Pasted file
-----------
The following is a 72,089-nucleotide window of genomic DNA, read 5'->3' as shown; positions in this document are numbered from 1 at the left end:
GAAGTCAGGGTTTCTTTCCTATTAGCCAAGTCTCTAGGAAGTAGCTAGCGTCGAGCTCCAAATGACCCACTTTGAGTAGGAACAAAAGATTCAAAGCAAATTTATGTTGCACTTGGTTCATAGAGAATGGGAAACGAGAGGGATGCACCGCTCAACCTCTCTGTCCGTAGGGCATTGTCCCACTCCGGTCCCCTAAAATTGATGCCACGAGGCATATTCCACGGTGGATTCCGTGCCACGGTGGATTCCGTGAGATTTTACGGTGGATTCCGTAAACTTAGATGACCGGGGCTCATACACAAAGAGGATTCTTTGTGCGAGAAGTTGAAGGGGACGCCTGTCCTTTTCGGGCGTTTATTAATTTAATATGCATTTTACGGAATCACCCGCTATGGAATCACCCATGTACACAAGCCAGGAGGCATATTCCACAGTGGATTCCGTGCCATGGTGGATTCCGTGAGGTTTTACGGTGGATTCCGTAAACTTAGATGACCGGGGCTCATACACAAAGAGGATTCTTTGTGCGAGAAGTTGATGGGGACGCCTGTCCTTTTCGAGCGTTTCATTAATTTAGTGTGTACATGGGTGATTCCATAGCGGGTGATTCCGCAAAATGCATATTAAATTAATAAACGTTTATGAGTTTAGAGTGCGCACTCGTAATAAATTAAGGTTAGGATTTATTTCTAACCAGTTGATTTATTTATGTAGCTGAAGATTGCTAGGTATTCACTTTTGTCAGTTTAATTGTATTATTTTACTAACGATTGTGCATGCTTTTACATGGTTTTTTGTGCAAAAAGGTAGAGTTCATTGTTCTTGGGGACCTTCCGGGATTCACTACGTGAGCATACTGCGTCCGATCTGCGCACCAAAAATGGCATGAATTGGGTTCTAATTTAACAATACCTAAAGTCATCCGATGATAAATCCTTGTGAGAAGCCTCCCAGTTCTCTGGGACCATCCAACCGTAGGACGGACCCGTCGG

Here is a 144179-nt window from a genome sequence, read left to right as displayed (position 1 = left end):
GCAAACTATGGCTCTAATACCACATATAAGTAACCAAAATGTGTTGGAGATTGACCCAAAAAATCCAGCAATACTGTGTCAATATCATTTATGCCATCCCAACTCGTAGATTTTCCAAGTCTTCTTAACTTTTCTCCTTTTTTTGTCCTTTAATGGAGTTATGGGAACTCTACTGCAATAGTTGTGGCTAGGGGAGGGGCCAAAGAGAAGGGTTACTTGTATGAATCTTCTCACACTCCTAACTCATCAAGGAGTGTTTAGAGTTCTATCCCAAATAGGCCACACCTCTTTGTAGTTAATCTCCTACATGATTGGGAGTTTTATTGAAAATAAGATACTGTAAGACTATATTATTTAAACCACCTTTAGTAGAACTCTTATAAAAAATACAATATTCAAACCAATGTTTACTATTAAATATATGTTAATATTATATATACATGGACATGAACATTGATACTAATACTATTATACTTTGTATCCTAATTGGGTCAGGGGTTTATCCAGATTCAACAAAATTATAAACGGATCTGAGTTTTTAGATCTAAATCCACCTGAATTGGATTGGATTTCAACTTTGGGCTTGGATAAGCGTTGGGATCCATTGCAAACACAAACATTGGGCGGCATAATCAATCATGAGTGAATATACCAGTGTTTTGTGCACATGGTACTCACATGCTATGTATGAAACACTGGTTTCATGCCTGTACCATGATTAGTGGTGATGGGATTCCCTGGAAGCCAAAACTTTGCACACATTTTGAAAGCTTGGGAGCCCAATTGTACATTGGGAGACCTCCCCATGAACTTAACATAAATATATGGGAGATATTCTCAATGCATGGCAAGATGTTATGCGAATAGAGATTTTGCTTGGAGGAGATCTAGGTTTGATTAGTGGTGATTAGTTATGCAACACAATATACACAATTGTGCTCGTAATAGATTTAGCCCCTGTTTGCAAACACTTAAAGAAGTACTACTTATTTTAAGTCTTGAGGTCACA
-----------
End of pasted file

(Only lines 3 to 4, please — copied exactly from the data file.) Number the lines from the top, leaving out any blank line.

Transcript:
Here is a 144179-nt window from a genome sequence, read left to right as displayed (position 1 = left end):
GCAAACTATGGCTCTAATACCACATATAAGTAACCAAAATGTGTTGGAGATTGACCCAAAAAATCCAGCAATACTGTGTCAATATCATTTATGCCATCCCAACTCGTAGATTTTCCAAGTCTTCTTAACTTTTCTCCTTTTTTTGTCCTTTAATGGAGTTATGGGAACTCTACTGCAATAGTTGTGGCTAGGGGAGGGGCCAAAGAGAAGGGTTACTTGTATGAATCTTCTCACACTCCTAACTCATCAAGGAGTGTTTAGAGTTCTATCCCAAATAGGCCACACCTCTTTGTAGTTAATCTCCTACATGATTGGGAGTTTTATTGAAAATAAGATACTGTAAGACTATATTATTTAAACCACCTTTAGTAGAACTCTTATAAAAAATACAATATTCAAACCAATGTTTACTATTAAATATATGTTAATATTATATATACATGGACATGAACATTGATACTAATACTATTATACTTTGTATCCTAATTGGGTCAGGGGTTTATCCAGATTCAACAAAATTATAAACGGATCTGAGTTTTTAGATCTAAATCCACCTGAATTGGATTGGATTTCAACTTTGGGCTTGGATAAGCGTTGGGATCCATTGCAAACACAAACATTGGGCGGCATAATCAATCATGAGTGAATATACCAGTGTTTTGTGCACATGGTACTCACATGCTATGTATGAAACACTGGTTTCATGCCTGTACCATGATTAGTGGTGATGGGATTCCCTGGAAGCCAAAACTTTGCACACATTTTGAAAGCTTGGGAGCCCAATTGTACATTGGGAGACCTCCCCATGAACTTAACATAAATATATGGGAGATATTCTCAATGCATGGCAAGATGTTATGCGAATAGAGATTTTGCTTGGAGGAGATCTAGGTTTGATTAGTGGTGATTAGTTATGCAACACAATATACACAATTGTGCTCGTAATAGATTTAGCCCCTGTTTGCAAACACTTAAAGAAGTACTACTTATTTTAAGTCTTGAGGTCACA